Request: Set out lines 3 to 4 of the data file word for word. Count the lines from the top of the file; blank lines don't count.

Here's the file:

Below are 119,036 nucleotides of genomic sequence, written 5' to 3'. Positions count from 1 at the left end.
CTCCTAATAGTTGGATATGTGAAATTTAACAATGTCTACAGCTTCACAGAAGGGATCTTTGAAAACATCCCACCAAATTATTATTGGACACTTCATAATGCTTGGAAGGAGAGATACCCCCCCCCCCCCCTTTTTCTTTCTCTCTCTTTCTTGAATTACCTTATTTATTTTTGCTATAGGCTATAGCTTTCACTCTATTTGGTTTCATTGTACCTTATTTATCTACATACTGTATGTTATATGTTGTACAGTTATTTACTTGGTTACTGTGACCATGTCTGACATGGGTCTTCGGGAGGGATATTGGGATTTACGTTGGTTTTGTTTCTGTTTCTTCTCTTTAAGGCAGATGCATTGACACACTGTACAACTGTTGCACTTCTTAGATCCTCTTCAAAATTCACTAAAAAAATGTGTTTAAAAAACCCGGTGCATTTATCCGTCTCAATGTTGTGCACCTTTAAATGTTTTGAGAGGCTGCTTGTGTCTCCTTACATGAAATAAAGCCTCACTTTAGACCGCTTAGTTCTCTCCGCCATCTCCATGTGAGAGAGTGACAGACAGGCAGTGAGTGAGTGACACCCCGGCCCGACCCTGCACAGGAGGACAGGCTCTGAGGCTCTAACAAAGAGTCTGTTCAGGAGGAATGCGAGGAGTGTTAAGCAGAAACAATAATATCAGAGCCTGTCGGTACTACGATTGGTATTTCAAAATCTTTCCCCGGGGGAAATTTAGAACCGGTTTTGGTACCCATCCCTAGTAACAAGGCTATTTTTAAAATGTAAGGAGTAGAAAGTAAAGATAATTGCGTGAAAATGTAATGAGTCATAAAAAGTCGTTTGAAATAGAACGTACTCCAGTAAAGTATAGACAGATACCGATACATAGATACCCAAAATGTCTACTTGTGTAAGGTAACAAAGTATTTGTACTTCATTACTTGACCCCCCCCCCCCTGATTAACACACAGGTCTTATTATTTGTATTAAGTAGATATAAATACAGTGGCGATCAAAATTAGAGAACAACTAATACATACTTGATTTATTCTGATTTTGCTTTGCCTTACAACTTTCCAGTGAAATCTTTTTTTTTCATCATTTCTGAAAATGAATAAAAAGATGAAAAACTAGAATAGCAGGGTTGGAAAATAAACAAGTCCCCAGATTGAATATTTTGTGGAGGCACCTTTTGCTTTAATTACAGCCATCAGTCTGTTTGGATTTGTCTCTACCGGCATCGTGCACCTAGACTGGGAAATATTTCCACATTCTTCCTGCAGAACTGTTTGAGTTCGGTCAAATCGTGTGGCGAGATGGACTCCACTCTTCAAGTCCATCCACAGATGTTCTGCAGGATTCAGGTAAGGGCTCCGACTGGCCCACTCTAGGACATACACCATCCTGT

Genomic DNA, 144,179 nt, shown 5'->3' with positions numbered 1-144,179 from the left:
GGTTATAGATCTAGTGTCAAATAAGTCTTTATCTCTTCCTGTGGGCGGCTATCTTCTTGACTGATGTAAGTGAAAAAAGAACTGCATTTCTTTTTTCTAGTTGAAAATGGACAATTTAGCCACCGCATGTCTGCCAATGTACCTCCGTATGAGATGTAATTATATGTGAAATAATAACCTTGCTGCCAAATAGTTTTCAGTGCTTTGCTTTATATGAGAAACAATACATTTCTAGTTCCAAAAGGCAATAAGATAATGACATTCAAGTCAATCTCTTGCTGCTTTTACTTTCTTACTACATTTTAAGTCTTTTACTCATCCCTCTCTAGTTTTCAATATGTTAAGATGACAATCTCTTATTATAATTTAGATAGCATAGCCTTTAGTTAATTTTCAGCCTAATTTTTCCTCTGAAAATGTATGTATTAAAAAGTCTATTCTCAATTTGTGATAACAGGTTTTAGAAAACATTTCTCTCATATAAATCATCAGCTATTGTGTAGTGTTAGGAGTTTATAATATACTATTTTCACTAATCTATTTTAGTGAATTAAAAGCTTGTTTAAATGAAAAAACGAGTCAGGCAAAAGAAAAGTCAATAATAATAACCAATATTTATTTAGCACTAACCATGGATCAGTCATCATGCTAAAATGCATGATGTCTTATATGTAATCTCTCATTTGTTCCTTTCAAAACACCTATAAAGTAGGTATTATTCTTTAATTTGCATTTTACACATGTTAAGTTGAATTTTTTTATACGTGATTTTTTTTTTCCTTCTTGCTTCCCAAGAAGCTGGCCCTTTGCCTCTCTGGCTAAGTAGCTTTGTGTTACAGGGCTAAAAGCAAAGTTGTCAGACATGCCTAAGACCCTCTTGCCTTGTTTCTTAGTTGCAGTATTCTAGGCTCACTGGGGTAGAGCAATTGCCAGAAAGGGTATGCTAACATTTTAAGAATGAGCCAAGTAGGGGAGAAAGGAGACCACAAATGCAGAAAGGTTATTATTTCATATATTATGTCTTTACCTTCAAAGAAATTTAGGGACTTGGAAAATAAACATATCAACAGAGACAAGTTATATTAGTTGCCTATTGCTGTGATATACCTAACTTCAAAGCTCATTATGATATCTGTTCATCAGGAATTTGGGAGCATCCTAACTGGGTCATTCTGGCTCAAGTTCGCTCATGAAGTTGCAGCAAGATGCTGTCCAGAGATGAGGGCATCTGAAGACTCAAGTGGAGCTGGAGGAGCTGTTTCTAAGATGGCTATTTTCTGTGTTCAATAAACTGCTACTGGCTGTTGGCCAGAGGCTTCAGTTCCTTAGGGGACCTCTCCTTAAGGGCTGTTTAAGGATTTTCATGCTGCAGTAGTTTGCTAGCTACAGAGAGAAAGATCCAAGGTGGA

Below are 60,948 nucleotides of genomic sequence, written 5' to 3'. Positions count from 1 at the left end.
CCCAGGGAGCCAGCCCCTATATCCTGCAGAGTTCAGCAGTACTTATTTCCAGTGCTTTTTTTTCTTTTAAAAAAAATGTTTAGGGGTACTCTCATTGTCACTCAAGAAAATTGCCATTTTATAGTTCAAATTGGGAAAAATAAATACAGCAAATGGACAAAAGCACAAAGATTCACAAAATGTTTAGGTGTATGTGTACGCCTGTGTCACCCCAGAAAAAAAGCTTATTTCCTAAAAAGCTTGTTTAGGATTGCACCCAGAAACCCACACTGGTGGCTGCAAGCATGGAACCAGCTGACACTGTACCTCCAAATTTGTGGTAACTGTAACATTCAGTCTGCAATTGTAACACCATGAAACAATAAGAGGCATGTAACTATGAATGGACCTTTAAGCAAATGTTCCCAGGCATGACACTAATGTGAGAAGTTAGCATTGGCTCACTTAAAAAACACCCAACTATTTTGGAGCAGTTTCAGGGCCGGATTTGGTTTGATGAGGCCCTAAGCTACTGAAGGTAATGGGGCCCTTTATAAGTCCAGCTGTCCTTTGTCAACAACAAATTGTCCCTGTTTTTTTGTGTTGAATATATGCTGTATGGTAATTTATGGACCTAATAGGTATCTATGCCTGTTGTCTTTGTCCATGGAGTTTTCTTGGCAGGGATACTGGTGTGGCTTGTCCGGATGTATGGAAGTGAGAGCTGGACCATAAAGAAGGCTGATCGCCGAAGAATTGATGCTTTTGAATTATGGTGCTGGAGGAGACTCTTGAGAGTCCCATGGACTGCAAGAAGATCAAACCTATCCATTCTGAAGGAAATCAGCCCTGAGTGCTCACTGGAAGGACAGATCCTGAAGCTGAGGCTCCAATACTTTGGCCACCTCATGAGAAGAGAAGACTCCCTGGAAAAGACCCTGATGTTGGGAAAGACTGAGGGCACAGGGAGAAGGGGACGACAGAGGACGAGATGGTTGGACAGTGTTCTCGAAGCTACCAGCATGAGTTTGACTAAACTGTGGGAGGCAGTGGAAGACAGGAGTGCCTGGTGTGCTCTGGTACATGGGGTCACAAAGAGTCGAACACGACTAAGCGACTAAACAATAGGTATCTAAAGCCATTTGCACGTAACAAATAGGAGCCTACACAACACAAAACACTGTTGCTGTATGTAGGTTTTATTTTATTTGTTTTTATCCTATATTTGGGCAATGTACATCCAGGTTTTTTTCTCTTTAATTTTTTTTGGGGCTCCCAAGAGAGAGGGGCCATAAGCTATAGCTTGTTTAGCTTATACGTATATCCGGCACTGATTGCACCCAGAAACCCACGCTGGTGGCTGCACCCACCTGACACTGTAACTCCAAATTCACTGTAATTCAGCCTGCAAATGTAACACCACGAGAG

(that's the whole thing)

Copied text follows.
Genomic DNA, 144,179 nt, shown 5'->3' with positions numbered 1-144,179 from the left:
GGTTATAGATCTAGTGTCAAATAAGTCTTTATCTCTTCCTGTGGGCGGCTATCTTCTTGACTGATGTAAGTGAAAAAAGAACTGCATTTCTTTTTTCTAGTTGAAAATGGACAATTTAGCCACCGCATGTCTGCCAATGTACCTCCGTATGAGATGTAATTATATGTGAAATAATAACCTTGCTGCCAAATAGTTTTCAGTGCTTTGCTTTATATGAGAAACAATACATTTCTAGTTCCAAAAGGCAATAAGATAATGACATTCAAGTCAATCTCTTGCTGCTTTTACTTTCTTACTACATTTTAAGTCTTTTACTCATCCCTCTCTAGTTTTCAATATGTTAAGATGACAATCTCTTATTATAATTTAGATAGCATAGCCTTTAGTTAATTTTCAGCCTAATTTTTCCTCTGAAAATGTATGTATTAAAAAGTCTATTCTCAATTTGTGATAACAGGTTTTAGAAAACATTTCTCTCATATAAATCATCAGCTATTGTGTAGTGTTAGGAGTTTATAATATACTATTTTCACTAATCTATTTTAGTGAATTAAAAGCTTGTTTAAATGAAAAAACGAGTCAGGCAAAAGAAAAGTCAATAATAATAACCAATATTTATTTAGCACTAACCATGGATCAGTCATCATGCTAAAATGCATGATGTCTTATATGTAATCTCTCATTTGTTCCTTTCAAAACACCTATAAAGTAGGTATTATTCTTTAATTTGCATTTTACACATGTTAAGTTGAATTTTTTTATACGTGATTTTTTTTTTCCTTCTTGCTTCCCAAGAAGCTGGCCCTTTGCCTCTCTGGCTAAGTAGCTTTGTGTTACAGGGCTAAAAGCAAAGTTGTCAGACATGCCTAAGACCCTCTTGCCTTGTTTCTTAGTTGCAGTATTCTAGGCTCACTGGGGTAGAGCAATTGCCAGAAAGGGTATGCTAACATTTTAAGAATGAGCCAAGTAGGGGAGAAAGGAGACCACAAATGCAGAAAGGTTATTATTTCATATATTATGTCTTTACCTTCAAAGAAATTTAGGGACTTGGAAAATAAACATATCAACAGAGACAAGTTATATTAGTTGCCTATTGCTGTGATATACCTAACTTCAAAGCTCATTATGATATCTGTTCATCAGGAATTTGGGAGCATCCTAACTGGGTCATTCTGGCTCAAGTTCGCTCATGAAGTTGCAGCAAGATGCTGTCCAGAGATGAGGGCATCTGAAGACTCAAGTGGAGCTGGAGGAGCTGTTTCTAAGATGGCTATTTTCTGTGTTCAATAAACTGCTACTGGCTGTTGGCCAGAGGCTTCAGTTCCTTAGGGGACCTCTCCTTAAGGGCTGTTTAAGGATTTTCATGCTGCAGTAGTTTGCTAGCTACAGAGAGAAAGATCCAAGGTGGA